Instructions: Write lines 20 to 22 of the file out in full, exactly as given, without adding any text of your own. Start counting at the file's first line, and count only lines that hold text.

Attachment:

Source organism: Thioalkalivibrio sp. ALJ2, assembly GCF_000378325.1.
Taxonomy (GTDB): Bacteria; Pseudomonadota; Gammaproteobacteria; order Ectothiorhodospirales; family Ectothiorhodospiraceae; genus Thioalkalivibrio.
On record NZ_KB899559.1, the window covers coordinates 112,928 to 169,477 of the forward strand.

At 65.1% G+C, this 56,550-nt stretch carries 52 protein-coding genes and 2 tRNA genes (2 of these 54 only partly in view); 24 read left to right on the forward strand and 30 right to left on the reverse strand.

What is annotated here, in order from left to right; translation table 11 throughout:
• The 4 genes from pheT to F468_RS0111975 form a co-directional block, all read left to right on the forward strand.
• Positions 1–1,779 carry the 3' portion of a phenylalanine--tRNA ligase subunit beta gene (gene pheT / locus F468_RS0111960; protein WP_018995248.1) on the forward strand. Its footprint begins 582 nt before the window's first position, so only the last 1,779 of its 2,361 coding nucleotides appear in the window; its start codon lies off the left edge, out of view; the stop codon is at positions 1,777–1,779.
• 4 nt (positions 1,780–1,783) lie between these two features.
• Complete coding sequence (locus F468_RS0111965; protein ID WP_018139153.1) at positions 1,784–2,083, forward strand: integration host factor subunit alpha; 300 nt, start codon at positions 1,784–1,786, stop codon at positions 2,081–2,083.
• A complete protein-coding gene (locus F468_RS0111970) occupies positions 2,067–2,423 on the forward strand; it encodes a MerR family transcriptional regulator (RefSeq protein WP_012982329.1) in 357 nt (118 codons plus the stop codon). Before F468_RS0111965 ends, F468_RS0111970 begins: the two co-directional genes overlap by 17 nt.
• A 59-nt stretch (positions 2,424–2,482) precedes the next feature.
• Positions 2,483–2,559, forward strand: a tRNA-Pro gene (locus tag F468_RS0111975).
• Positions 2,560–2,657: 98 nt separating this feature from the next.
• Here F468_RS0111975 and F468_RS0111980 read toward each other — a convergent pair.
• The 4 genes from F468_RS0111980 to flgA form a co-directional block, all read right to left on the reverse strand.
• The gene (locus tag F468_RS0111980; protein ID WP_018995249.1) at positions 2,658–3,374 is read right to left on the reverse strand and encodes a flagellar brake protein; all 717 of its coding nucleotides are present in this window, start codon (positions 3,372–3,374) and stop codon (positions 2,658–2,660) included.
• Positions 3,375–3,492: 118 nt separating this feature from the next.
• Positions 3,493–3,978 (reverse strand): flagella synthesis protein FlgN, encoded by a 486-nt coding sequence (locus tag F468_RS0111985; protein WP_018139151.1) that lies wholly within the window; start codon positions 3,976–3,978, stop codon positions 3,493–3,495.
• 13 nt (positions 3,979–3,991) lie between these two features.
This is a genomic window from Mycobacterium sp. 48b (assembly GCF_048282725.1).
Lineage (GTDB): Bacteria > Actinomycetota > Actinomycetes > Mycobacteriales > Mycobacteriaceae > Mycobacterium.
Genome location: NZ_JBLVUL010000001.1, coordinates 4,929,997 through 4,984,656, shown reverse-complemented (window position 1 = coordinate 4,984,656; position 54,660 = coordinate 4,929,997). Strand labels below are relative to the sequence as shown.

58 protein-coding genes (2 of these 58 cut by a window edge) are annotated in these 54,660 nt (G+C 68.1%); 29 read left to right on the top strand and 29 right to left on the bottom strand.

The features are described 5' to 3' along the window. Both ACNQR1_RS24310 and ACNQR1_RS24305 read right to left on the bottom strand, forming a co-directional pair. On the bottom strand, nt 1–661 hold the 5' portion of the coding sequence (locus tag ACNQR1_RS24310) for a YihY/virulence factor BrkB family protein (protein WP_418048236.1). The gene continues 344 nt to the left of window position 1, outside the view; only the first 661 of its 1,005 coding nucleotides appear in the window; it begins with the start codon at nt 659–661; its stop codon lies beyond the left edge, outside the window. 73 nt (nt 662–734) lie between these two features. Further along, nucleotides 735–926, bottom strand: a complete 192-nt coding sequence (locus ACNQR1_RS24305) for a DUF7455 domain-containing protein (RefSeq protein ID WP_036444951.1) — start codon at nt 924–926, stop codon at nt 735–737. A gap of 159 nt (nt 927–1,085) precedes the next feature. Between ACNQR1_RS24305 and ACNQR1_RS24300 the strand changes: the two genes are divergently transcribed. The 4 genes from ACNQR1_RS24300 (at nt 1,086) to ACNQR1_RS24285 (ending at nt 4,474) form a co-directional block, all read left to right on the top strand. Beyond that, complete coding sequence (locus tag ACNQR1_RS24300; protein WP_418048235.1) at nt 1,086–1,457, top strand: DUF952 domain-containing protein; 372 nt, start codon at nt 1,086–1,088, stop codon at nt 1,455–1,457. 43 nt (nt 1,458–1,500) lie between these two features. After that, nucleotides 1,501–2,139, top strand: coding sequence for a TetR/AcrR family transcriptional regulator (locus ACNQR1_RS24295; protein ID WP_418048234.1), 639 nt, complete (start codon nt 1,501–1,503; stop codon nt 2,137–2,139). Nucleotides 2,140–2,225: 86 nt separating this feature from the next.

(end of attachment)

This is a genomic window from Mycobacterium sp. 48b (assembly GCF_048282725.1).
Lineage (GTDB): Bacteria > Actinomycetota > Actinomycetes > Mycobacteriales > Mycobacteriaceae > Mycobacterium.
Genome location: NZ_JBLVUL010000001.1, coordinates 4,929,997 through 4,984,656, shown reverse-complemented (window position 1 = coordinate 4,984,656; position 54,660 = coordinate 4,929,997). Strand labels below are relative to the sequence as shown.